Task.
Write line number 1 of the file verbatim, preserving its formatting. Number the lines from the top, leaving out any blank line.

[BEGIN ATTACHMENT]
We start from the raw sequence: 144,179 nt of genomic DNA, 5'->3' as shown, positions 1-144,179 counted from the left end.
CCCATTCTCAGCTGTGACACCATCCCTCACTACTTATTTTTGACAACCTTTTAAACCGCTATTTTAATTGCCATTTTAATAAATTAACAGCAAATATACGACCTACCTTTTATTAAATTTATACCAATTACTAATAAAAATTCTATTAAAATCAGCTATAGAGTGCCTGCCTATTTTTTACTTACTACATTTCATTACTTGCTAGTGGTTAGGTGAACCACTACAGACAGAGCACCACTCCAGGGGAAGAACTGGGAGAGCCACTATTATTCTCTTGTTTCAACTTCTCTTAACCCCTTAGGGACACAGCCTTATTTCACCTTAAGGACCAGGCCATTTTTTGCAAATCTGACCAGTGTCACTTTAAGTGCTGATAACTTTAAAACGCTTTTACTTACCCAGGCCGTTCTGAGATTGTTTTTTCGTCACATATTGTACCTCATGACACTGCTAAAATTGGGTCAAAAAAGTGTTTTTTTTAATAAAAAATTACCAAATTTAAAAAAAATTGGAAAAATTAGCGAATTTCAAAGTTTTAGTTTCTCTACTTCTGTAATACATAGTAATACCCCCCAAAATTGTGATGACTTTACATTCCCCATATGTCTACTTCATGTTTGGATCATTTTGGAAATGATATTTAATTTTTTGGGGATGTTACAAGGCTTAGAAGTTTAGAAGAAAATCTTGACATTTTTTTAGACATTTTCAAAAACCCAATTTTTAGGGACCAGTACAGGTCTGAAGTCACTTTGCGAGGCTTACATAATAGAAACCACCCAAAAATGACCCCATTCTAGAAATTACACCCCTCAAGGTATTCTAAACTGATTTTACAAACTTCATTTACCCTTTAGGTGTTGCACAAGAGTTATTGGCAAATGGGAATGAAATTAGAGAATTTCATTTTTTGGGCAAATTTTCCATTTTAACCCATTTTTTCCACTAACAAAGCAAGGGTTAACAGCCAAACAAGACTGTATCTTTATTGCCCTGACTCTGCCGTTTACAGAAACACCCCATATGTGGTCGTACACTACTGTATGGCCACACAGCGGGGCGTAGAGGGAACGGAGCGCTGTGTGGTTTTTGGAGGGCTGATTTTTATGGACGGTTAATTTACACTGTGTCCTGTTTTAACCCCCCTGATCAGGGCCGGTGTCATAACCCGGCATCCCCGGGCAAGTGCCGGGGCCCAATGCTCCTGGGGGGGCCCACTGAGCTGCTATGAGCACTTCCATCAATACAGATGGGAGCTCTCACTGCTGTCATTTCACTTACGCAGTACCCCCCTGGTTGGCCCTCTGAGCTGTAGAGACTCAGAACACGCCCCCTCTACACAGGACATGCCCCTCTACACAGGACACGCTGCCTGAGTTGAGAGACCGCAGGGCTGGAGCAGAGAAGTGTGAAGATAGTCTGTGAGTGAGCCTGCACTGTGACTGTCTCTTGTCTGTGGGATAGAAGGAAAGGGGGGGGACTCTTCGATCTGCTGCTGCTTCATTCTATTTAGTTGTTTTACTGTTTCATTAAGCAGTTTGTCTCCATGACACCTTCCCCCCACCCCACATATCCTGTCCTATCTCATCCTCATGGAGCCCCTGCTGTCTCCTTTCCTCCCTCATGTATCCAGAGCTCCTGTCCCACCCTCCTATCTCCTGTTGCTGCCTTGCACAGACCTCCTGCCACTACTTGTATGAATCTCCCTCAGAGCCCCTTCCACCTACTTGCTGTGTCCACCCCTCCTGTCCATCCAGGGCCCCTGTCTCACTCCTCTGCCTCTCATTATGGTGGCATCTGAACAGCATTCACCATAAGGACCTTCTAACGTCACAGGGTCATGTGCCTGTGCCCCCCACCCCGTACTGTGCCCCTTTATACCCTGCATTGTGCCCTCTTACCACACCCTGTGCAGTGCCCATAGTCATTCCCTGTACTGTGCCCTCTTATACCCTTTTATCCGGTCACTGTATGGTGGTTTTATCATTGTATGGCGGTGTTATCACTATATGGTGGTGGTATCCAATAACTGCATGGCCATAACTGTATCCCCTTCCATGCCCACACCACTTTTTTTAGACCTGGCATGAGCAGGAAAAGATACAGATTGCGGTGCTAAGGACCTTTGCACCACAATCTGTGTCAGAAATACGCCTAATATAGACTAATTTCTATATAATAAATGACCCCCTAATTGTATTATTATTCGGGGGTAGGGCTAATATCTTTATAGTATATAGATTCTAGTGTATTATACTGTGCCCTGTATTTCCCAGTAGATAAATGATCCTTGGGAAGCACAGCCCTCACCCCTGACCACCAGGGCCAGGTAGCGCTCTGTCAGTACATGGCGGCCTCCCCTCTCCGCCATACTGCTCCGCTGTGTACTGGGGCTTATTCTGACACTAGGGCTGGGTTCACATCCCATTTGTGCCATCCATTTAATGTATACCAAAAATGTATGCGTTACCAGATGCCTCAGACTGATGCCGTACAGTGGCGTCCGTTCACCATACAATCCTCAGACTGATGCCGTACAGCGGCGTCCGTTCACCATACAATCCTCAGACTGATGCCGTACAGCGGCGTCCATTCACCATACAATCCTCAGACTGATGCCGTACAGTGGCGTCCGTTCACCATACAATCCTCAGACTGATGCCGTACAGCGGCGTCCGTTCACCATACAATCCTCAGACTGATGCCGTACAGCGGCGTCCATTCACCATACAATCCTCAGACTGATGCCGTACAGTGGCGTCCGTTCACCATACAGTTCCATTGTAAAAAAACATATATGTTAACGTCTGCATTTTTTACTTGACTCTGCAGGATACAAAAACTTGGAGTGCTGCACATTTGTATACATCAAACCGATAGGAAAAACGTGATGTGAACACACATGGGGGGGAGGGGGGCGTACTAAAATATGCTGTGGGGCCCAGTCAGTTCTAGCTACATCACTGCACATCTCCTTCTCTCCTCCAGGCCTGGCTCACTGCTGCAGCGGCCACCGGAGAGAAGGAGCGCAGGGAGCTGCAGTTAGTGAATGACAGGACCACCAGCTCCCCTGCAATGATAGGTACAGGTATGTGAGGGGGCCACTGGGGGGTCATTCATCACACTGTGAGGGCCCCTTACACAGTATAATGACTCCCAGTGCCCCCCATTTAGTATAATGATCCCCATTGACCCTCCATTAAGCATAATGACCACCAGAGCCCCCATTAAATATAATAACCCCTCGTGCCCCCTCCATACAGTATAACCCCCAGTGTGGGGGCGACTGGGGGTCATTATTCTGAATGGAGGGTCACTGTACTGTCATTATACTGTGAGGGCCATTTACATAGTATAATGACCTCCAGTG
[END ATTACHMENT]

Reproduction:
We start from the raw sequence: 144,179 nt of genomic DNA, 5'->3' as shown, positions 1-144,179 counted from the left end.